Projects

Community Project

The current community project is species typing in commercial meat. DNA is extracted from the meat sample and species-specific primers are used to amplify DNA in the sample via the polymerase-chain-reaction (PCR). Analysis of the PCR products shows which animal species were present in the meat.
Previously our group produced fluorescent bacteria.

Private Projects

Spindle

We have a member named Aaron, who is working on microfluidics. His current work revolves around designing and fabricating microfluidics that would give scientists and researchers more precise control and manipulation of fluids and reactions on a smaller scale. The advantage to this technology is that it saves space, preparation time, and money that can be applied to any research or laboratory setting. From a biology perspective, because the small dimensional features of microfluidics are comparable to the size of a single cell, it enables designs that mimic the functions of in-vivo cells. Some applications such as stem cell culturing and organ-on-a-chip can only be done using microfluidics.

Past Projects

DIY Algae Photobioreactor

A small aquarium pump, some tubing, plastic bottles and hot glue  are all that’s needed to make a photobioreactor. Our set-up is on display because it’s green, it bubbles, and it looks cool. It also demonstrates that scientific experiments are not an exotic affair, that they are within reach. We are currently brainstorming  ideas of what to do with the algal biomass.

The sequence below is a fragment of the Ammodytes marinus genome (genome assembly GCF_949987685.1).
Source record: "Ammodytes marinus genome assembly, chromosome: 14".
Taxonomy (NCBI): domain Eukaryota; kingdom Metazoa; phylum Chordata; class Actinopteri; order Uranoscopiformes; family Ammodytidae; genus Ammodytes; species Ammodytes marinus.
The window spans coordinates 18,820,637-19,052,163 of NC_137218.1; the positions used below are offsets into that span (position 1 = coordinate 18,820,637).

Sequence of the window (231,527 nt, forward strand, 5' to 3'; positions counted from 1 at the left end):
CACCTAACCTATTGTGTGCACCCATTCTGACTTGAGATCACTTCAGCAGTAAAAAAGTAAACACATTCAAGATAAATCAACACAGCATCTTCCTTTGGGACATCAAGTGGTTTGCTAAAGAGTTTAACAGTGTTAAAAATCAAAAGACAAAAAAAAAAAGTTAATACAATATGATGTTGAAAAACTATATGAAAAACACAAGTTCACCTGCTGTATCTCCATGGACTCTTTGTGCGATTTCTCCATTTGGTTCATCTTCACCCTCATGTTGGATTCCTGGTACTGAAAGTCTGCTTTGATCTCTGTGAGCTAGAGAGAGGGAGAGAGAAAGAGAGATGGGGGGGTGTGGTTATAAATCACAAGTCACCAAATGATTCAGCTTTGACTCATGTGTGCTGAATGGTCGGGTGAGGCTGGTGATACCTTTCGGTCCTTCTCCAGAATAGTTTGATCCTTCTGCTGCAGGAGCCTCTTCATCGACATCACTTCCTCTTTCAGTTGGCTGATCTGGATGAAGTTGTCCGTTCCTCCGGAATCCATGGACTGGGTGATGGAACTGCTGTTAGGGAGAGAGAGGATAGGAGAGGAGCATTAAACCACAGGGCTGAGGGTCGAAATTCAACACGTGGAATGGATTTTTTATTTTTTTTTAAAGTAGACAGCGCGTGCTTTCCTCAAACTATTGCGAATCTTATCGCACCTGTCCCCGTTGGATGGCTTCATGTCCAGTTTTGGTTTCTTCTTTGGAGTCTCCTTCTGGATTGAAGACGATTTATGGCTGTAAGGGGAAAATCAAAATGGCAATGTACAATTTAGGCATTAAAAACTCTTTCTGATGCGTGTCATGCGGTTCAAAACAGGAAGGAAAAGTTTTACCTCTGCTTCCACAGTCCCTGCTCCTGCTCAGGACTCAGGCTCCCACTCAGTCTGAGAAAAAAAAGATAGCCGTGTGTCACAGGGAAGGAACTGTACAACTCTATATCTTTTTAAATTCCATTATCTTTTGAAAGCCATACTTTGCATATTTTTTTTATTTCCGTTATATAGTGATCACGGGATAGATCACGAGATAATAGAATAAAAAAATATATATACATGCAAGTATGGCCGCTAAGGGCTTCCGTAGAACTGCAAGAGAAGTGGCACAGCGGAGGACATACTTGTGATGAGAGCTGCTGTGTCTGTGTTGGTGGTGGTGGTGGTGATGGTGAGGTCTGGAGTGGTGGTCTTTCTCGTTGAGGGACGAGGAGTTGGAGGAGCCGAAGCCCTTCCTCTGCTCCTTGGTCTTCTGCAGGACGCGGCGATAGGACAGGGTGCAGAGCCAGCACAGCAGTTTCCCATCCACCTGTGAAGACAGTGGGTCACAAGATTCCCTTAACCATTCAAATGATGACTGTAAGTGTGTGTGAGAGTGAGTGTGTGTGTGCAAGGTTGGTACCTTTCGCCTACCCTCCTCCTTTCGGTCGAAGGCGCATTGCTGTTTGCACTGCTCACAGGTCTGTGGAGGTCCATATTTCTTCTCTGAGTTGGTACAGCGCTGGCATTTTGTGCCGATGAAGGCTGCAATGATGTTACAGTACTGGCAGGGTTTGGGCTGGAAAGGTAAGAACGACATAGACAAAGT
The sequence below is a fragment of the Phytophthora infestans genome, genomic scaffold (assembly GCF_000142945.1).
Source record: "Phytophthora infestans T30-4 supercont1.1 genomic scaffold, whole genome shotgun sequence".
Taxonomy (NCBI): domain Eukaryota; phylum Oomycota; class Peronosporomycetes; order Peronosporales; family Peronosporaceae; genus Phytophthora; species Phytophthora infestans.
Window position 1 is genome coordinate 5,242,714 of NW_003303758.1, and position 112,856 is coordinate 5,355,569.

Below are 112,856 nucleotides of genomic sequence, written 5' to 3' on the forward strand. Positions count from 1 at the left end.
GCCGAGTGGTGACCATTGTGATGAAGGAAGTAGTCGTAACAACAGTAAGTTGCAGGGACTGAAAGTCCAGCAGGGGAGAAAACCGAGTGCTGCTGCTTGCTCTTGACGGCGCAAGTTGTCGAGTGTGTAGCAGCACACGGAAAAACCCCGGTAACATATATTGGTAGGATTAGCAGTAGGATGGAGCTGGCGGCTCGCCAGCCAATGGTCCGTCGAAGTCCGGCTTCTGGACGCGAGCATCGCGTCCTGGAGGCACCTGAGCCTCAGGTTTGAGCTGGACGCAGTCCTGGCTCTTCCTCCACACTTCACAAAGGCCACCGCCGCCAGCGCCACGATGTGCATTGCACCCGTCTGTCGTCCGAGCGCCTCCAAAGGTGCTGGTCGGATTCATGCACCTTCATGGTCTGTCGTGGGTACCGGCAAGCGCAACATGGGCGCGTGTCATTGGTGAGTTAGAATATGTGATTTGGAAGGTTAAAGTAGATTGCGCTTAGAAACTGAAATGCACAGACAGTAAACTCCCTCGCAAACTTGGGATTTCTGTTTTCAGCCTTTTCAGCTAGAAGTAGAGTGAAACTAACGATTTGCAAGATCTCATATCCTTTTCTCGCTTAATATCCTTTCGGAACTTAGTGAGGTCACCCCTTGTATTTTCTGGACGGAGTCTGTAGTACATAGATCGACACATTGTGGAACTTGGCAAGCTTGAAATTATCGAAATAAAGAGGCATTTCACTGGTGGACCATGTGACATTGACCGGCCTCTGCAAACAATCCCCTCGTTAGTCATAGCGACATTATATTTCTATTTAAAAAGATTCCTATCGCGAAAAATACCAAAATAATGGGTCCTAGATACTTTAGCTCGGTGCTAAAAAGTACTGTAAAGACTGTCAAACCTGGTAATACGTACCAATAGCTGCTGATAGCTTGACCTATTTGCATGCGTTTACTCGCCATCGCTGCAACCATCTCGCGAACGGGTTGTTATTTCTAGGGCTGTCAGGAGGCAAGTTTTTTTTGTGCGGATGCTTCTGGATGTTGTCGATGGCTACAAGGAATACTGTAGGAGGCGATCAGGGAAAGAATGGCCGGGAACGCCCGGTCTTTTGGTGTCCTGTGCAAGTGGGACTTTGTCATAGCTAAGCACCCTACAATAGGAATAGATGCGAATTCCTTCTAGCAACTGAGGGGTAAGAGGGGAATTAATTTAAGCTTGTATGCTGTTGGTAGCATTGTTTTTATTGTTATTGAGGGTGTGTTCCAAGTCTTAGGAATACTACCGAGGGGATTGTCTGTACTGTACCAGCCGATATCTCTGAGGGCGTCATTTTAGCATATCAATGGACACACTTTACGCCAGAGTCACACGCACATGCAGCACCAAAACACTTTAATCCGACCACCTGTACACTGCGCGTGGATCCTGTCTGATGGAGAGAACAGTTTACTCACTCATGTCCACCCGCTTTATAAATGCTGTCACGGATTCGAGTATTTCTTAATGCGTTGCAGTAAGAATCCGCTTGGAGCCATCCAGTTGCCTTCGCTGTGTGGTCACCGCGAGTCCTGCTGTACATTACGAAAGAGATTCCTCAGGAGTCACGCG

Future Projects

Continuous oil harvesting system utilizing Botryococcus braunii

A major obstacle in the mass utilization of algae as sources  of renewable fuel is the high cost of extracting  the oil from inside the cells which results in destruction of the  cell. To sidestep this obstacle, we would  like to use Botryococcus braunii, an algae that lives in colonies and secretes oil into a communal pool  which lies outside the cells. Our goal is to develop methods to  extract the oil from the colonies with  minimal damage to the cells, such that a continuous  “milking” process is achieved. The first step is acquiring the  Botryococcus braunii  and cultivating it continuously in the lab, and then the fun part is experimenting with oil extraction techniques.